Today, blind people fluent in Braille can read computer screens through refreshable mechanical displays that convert the words to raised dots – but only one line at a time.
For the sighted, imagine a Kindle that showed just 40 characters per page, says Sile O’Modhrain, an associate professor in the University of Michigan School of Music, Theatre and Dance and the School of Information, who is blind. Forty characters amounts to about 10 words.
The process is cumbersome. It doesn’t give context. It’s expensive. And O’Modhrain believes it’s one of the factors contributing to Braille’s declining use. Even though fluency in the nearly 200-year-old code is linked with higher employment and academic performance for the visually impaired, fewer blind people are learning and using it. Taking Braille’s place are text-to-speech programs that make it easier and faster to consume electronic information, but at the same time, hold back literacy.
So O’Modhrain has teamed up with engineering researchers to build a better Braille display – one that could show the equivalent of a whole tablet screen at once. In addition, it could translate beyond text, rendering graphs, charts, maps and complicated equations in a medium the blind could understand with their fingertips.
“What we’re trying to build in this project is full-page tactile screen for something like a Kindle or an iPad where you could just display refreshable text in real time,” O’Modhrain said. “Relative to what’s done today and how that’s done, it’s a complete paradigm shift.”
In the 1950s, about half of blind children learned to read Braille, according to the National Federation of the Blind. Today, that number is just 10 percent. Yet 80 percent of blind people who are employed know Braille. Those numbers don’t tell the whole story, as definitions and health outcomes have evolved over the years. But the trend they suggest is real, the researchers say.
“When you’re learning to read and write, it’s hard to find a substitute for physically encountering text – whether it’s in visual or tactile form,” O’Modhrain said. “There are many studies that show that listening to something is not the same as reading it.”
The system she is developing with Brent Gillespie, an associate professor of mechanical engineering, and Alex Russomanno, a doctoral student in the same department, would make e-reading for the blind more efficient and a lot less expensive. Today, a commercial one-line Braille display costs around $5,000. If you were to directly scale up the mechanism behind it to show a whole page, it would cost around $50,000, Russomanno says. The U-M researchers’ aim to offer that capability at just $1,000 per device.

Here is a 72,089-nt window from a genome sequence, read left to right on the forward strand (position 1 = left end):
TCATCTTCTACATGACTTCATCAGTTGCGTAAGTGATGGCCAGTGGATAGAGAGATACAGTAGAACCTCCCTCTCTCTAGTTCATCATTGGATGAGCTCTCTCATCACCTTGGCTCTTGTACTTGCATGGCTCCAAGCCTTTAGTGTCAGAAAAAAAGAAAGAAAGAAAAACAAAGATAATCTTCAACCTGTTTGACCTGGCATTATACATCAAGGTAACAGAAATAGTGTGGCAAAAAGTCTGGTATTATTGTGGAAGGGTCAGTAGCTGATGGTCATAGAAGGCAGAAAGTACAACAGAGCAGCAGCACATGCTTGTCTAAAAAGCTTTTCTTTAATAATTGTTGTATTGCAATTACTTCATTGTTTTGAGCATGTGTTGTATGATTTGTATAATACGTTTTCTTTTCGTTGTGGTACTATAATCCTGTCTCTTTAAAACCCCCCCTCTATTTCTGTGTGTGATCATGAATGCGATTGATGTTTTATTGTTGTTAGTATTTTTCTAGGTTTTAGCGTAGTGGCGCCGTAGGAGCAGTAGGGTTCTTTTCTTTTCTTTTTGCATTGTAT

How can they make a bigger display at a fraction of the cost? They believe the answer is microfluidics – a branch of engineering centered on tiny chips with channels that guide the flow of liquid or air. In many ways, microfluidic chips resemble the integrated circuits of computers.
“We use the equivalent of electronic logic and circuitry,” Russomanno said. “When I say that, I’m referring to the way a computer works, with transistors and resistors. Except our circuit is not electronic at all. It’s fluidic. Instead of high voltage and low voltage you have high pressure and low pressure, and instead of electric current flow you have fluid flow and you can achieve the same basic logic features.”
Like the 0s and 1s that undergird computing, Braille is a binary code. Each Braille cell, which is sometimes a letter and sometimes a whole word, contains six dots that can either be raised or flat to convey different information.
“The dots are either there or they’re not,” O’Modhrain said. “That’s why this circuit is so elegant.”
Their system uses air to move bubbles of pressurized air that raise or lower the Braille dots. And whereas other approaches require a dedicated information channel for each dot, theirs can control a long string of dots with just two input valves. The length of the dot string is limited only by the time it takes the information (high or low pressure/raised or lowered dot) to get to its end point.
There’s also overlap in the manufacturing processes of electronic and fluidic circuits. Microchips are made all at once, rather than transistor-by-transistor. In the same way, the researchers can mold as many Braille dots as they like with one batch process. They say this will be key to economically making a full-page display.
Right now they’re working on shrinking their fluidic circuits to fit under Braille dots, which would be smaller than a peppercorn. They envision a system where up to 10,000 dots are powered by 10,000 microfluidic chips.
“We would like to think a device like this would make reading electronic Braille more attractive again, make it close to the experience of reading a traditional book,” O’Modhrain said. “Another challenge is convincing educational authorities to teach Braille again. It has dropped out of the system in terms of the education of blind people and we think it’s important to bring Braille back.”
About Michigan Engineering: The University of Michigan College of Engineering is one of the top engineering schools in the country. Eight academic departments are ranked in the nation’s top 10 — some twice for different programs. Its research budget is one of the largest of any public university. Its faculty and students are making a difference at the frontiers of fields as diverse as nanotechnology, sustainability, healthcare, national security and robotics. They are involved in spacecraft missions across the solar system, and have developed partnerships with automotive industry leaders to transform transportation. Its entrepreneurial culture encourages faculty and students alike to move their innovations beyond the laboratory and into the real world to benefit society. Its alumni base of nearly 70,000 spans the globe.
Source: Article by Nicole Casal Moore, Michigan Engineering, University of Michigan.